Fiber feeding apparatus for carding machines and the like
Feed chimney for a textile machine supplied with textile fiber tufts
Fiber feeding apparatus with controlled air flow
Apparatus for feeding fibers to carding machines and the like Patent #: 4404710
ApplicationNo. 06/578807 filed on 02/10/1984
US Classes:19/105, Feeding19/304Fluid propelled to condenser
ExaminersPrimary: Rimrodt, Louis K.
Attorney, Agent or Firm
International ClassesD01G 23/02 (20060101)
D01G 23/00 (20060101)
Foreign Application Priority Data1983-02-10 DE
DescriptionBACKGROUND OF THE INVENTION
This invention relates to an apparatus in which fiber tufts are separated from an airstream and which feeds a lap, for example, to a carding machine. Such an apparatus comprises a feed chute supplied with fiber tufts from a pneumatic conveyorduct coupled to an inlet end of the feed chute. The feed chute has a generally vertical orientation and has at its lower end a delivering device which discharges the tufts from the feed chute as a continuous lap. The feed chute further has, at least onone side, an apertured separating wall through which a downwardly flowing airstream is removed from the feed chute. The separating wall has vertically oriented spaced slots for achieving, over the entire width of the feed chute, a uniform downwardprogression of a fiber tuft column.
A known apparatus of the above-outlined type is disclosed in German Auslegeschrift (application published after examination) No. 1,286,436. The apparatus disclosed therein has a comb-like separating wall whose narrow vertical slots have a width(for example, 0.5 to 1.5 mm) which is smaller than the expected smallest size of the tufts to be deposited within the chute. By virtue of the width dimension of the slots the fiber tufts are prevented from leaving the feed chute upstream of thedelivering device to thus ensure that fiber material will not be lost; rather, the tufts are retained by the teeth of the comb, that is, by the webs between the slots. It is a disadvantage of this arrangement that the narrow slots significantly limitthe flow rate of air leaving the feed chute through the separating wall. The degree of compression (densification) and thus a uniformity of the fiber tuft column in the feed chute is, however, dependent upon the product of the speed and the volume ofthe air flowing in the feed chute, so that a small flow rate of exiting air has an adverse effect on the degree of compression of the fiber tufts.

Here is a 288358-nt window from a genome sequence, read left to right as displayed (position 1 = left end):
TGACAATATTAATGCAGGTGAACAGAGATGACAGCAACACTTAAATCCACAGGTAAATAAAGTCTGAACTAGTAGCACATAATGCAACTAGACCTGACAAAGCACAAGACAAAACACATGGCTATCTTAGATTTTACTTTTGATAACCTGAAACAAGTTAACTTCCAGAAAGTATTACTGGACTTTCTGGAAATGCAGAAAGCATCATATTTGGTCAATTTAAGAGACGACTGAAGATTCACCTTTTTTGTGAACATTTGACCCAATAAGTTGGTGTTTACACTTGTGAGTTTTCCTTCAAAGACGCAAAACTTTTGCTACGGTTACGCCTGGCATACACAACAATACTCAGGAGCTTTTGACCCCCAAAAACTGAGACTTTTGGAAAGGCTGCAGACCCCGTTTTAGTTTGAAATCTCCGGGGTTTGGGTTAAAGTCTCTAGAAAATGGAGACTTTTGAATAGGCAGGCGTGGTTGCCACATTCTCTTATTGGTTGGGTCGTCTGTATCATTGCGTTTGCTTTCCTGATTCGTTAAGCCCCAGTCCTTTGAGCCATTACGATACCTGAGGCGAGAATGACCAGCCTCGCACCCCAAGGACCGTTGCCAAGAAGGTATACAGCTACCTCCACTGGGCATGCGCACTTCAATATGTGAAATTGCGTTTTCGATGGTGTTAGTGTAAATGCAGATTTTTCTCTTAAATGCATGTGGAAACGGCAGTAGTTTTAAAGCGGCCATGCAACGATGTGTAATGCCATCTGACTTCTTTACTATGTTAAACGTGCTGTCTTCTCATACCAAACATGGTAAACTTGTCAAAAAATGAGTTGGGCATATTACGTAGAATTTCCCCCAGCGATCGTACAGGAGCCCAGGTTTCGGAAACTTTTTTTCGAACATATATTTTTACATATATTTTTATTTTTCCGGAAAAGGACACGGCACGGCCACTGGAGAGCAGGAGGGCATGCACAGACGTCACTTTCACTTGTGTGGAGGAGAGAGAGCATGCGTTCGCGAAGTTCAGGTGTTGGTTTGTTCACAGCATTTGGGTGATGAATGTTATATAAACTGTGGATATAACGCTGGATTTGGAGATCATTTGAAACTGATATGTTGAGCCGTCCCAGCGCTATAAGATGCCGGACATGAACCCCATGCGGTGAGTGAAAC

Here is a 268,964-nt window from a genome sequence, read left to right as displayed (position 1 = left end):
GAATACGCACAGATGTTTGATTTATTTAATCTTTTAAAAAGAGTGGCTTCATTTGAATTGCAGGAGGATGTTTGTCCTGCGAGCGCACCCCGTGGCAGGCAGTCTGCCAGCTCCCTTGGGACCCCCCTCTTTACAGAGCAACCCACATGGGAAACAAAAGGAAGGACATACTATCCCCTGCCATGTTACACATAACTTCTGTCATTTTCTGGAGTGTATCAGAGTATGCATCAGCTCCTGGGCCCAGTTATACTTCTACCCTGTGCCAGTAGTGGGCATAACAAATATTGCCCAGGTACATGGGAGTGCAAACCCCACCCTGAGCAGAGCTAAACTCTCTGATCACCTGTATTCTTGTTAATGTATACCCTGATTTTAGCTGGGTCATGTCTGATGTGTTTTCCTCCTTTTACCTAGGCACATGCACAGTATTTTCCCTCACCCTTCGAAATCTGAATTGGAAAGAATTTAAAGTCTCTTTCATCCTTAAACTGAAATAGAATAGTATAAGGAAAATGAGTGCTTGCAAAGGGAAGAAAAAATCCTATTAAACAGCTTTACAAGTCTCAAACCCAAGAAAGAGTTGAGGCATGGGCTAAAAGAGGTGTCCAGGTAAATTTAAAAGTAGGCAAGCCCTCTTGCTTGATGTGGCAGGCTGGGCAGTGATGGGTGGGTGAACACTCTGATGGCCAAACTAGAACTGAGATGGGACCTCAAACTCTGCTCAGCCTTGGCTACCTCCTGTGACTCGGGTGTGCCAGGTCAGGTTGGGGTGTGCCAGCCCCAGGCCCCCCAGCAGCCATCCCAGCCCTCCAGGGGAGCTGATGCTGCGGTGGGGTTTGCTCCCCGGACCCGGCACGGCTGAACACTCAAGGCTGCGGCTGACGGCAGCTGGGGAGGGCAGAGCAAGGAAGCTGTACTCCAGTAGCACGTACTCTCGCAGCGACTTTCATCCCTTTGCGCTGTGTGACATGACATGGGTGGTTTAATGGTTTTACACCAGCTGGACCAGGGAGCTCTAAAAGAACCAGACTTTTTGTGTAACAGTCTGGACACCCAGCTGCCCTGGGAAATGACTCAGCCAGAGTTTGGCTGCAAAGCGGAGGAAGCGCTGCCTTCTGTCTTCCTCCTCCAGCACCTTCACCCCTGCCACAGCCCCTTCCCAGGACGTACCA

SUMMARY OF THE INVENTION
It is an object of the invention to provide an improved apparatus of the above-outlined type from which the discussed disadvantages are eliminated and which, in particular, while avoiding fiber losses, permits an increased flow rate of exitingair compared to prior art constructions.
This object and others to become apparent as the specification progresses, are accomplished by the invention, according to which, briefly stated, the feed chute has, along a length portion of at least one side, a separating wall constructionformed of at least two face-to-face arranged separating walls each provided with parallel-spaced slots, whereby webs and slots alternate in each separating wall. The web-and-slot arrangement in one separating wall is staggered laterally with respect tothe web-and-slot arrangement in the other separating wall and further, the width of the slots in each separating wall is greater than the expected largest size of the tufts, whereas the distance between the separating walls is smaller than the expectedsmallest size of the tufts.
By virtue of the fact that the width of the slots in the separating walls is selected to be greater than the expected largest size of the fiber tufts, there is achieved a greater flow rate of the exiting air than heretofore possible. In thismanner, a greater compression of the tuft column and thus an improved uniformity of the fiber tuft column in the feed chute may be achieved, as compared to conventional constructions.